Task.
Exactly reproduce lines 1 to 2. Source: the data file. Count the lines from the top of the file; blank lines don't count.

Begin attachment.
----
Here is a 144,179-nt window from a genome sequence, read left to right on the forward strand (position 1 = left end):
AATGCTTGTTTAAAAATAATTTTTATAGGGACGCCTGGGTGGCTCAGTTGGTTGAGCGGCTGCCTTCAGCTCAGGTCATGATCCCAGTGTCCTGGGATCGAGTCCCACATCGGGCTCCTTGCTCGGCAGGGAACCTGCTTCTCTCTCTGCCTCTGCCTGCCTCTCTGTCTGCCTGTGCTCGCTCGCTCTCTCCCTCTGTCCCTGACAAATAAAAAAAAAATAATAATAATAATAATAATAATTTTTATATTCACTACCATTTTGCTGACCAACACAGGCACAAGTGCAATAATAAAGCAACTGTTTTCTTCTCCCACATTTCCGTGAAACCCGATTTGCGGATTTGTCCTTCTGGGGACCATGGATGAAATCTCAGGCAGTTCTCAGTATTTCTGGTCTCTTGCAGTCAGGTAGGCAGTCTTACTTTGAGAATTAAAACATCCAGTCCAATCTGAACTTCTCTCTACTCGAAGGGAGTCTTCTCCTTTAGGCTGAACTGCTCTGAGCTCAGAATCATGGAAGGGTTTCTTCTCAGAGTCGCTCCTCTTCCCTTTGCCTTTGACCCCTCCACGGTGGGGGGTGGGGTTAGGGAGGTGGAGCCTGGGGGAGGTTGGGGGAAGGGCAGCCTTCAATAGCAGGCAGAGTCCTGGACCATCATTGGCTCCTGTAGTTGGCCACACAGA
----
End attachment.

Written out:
Here is a 144,179-nt window from a genome sequence, read left to right on the forward strand (position 1 = left end):
AATGCTTGTTTAAAAATAATTTTTATAGGGACGCCTGGGTGGCTCAGTTGGTTGAGCGGCTGCCTTCAGCTCAGGTCATGATCCCAGTGTCCTGGGATCGAGTCCCACATCGGGCTCCTTGCTCGGCAGGGAACCTGCTTCTCTCTCTGCCTCTGCCTGCCTCTCTGTCTGCCTGTGCTCGCTCGCTCTCTCCCTCTGTCCCTGACAAATAAAAAAAAAATAATAATAATAATAATAATAATTTTTATATTCACTACCATTTTGCTGACCAACACAGGCACAAGTGCAATAATAAAGCAACTGTTTTCTTCTCCCACATTTCCGTGAAACCCGATTTGCGGATTTGTCCTTCTGGGGACCATGGATGAAATCTCAGGCAGTTCTCAGTATTTCTGGTCTCTTGCAGTCAGGTAGGCAGTCTTACTTTGAGAATTAAAACATCCAGTCCAATCTGAACTTCTCTCTACTCGAAGGGAGTCTTCTCCTTTAGGCTGAACTGCTCTGAGCTCAGAATCATGGAAGGGTTTCTTCTCAGAGTCGCTCCTCTTCCCTTTGCCTTTGACCCCTCCACGGTGGGGGGTGGGGTTAGGGAGGTGGAGCCTGGGGGAGGTTGGGGGAAGGGCAGCCTTCAATAGCAGGCAGAGTCCTGGACCATCATTGGCTCCTGTAGTTGGCCACACAGA